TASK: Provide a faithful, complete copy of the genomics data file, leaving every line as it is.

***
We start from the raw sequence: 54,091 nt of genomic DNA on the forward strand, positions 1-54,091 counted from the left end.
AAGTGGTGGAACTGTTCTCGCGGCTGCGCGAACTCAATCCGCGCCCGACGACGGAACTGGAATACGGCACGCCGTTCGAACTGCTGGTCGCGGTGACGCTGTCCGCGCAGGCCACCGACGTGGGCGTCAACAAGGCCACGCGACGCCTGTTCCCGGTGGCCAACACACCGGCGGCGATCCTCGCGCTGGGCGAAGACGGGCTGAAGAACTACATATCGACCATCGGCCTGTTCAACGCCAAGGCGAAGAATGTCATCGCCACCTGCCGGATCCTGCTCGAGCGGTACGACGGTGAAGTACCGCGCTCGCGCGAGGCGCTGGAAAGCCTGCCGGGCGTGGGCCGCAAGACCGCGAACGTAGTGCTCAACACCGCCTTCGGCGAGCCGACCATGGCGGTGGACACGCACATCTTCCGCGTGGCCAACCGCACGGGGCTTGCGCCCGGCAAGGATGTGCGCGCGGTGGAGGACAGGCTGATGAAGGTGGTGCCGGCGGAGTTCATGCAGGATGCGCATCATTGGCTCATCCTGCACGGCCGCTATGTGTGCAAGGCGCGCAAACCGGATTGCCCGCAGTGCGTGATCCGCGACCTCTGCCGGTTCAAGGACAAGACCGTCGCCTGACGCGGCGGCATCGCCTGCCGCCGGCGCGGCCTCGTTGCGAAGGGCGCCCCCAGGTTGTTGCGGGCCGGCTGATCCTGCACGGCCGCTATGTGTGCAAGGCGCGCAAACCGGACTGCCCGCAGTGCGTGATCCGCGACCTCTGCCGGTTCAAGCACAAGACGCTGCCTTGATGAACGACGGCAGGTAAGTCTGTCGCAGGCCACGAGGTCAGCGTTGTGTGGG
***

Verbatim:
We start from the raw sequence: 54,091 nt of genomic DNA on the forward strand, positions 1-54,091 counted from the left end.
AAGTGGTGGAACTGTTCTCGCGGCTGCGCGAACTCAATCCGCGCCCGACGACGGAACTGGAATACGGCACGCCGTTCGAACTGCTGGTCGCGGTGACGCTGTCCGCGCAGGCCACCGACGTGGGCGTCAACAAGGCCACGCGACGCCTGTTCCCGGTGGCCAACACACCGGCGGCGATCCTCGCGCTGGGCGAAGACGGGCTGAAGAACTACATATCGACCATCGGCCTGTTCAACGCCAAGGCGAAGAATGTCATCGCCACCTGCCGGATCCTGCTCGAGCGGTACGACGGTGAAGTACCGCGCTCGCGCGAGGCGCTGGAAAGCCTGCCGGGCGTGGGCCGCAAGACCGCGAACGTAGTGCTCAACACCGCCTTCGGCGAGCCGACCATGGCGGTGGACACGCACATCTTCCGCGTGGCCAACCGCACGGGGCTTGCGCCCGGCAAGGATGTGCGCGCGGTGGAGGACAGGCTGATGAAGGTGGTGCCGGCGGAGTTCATGCAGGATGCGCATCATTGGCTCATCCTGCACGGCCGCTATGTGTGCAAGGCGCGCAAACCGGATTGCCCGCAGTGCGTGATCCGCGACCTCTGCCGGTTCAAGGACAAGACCGTCGCCTGACGCGGCGGCATCGCCTGCCGCCGGCGCGGCCTCGTTGCGAAGGGCGCCCCCAGGTTGTTGCGGGCCGGCTGATCCTGCACGGCCGCTATGTGTGCAAGGCGCGCAAACCGGACTGCCCGCAGTGCGTGATCCGCGACCTCTGCCGGTTCAAGCACAAGACGCTGCCTTGATGAACGACGGCAGGTAAGTCTGTCGCAGGCCACGAGGTCAGCGTTGTGTGGG